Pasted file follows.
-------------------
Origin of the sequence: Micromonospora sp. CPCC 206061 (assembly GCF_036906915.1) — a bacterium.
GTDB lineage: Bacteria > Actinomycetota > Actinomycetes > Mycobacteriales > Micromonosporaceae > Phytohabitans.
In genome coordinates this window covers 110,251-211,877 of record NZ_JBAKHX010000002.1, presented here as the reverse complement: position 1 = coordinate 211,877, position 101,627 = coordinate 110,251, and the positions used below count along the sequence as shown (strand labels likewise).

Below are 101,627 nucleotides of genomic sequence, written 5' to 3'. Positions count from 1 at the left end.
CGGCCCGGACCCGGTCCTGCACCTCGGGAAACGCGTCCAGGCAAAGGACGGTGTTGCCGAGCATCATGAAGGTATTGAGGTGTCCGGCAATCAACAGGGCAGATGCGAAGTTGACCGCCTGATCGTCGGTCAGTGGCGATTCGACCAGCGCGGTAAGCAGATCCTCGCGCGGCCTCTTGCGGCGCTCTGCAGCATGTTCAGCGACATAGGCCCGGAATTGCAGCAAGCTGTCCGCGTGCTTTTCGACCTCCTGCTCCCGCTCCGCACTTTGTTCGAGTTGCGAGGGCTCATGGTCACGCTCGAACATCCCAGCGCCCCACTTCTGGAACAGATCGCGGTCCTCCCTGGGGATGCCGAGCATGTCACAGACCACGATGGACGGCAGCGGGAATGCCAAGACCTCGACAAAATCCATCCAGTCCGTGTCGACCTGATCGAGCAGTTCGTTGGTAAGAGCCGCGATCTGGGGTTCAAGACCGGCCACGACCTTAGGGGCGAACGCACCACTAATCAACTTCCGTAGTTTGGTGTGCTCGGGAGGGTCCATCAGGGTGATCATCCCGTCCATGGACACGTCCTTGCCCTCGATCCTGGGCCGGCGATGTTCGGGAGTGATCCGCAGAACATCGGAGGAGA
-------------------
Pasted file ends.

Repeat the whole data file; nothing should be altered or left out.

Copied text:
Origin of the sequence: Micromonospora sp. CPCC 206061 (assembly GCF_036906915.1) — a bacterium.
GTDB lineage: Bacteria > Actinomycetota > Actinomycetes > Mycobacteriales > Micromonosporaceae > Phytohabitans.
In genome coordinates this window covers 110,251-211,877 of record NZ_JBAKHX010000002.1, presented here as the reverse complement: position 1 = coordinate 211,877, position 101,627 = coordinate 110,251, and the positions used below count along the sequence as shown (strand labels likewise).

Below are 101,627 nucleotides of genomic sequence, written 5' to 3'. Positions count from 1 at the left end.
CGGCCCGGACCCGGTCCTGCACCTCGGGAAACGCGTCCAGGCAAAGGACGGTGTTGCCGAGCATCATGAAGGTATTGAGGTGTCCGGCAATCAACAGGGCAGATGCGAAGTTGACCGCCTGATCGTCGGTCAGTGGCGATTCGACCAGCGCGGTAAGCAGATCCTCGCGCGGCCTCTTGCGGCGCTCTGCAGCATGTTCAGCGACATAGGCCCGGAATTGCAGCAAGCTGTCCGCGTGCTTTTCGACCTCCTGCTCCCGCTCCGCACTTTGTTCGAGTTGCGAGGGCTCATGGTCACGCTCGAACATCCCAGCGCCCCACTTCTGGAACAGATCGCGGTCCTCCCTGGGGATGCCGAGCATGTCACAGACCACGATGGACGGCAGCGGGAATGCCAAGACCTCGACAAAATCCATCCAGTCCGTGTCGACCTGATCGAGCAGTTCGTTGGTAAGAGCCGCGATCTGGGGTTCAAGACCGGCCACGACCTTAGGGGCGAACGCACCACTAATCAACTTCCGTAGTTTGGTGTGCTCGGGAGGGTCCATCAGGGTGATCATCCCGTCCATGGACACGTCCTTGCCCTCGATCCTGGGCCGGCGATGTTCGGGAGTGATCCGCAGAACATCGGAGGAGA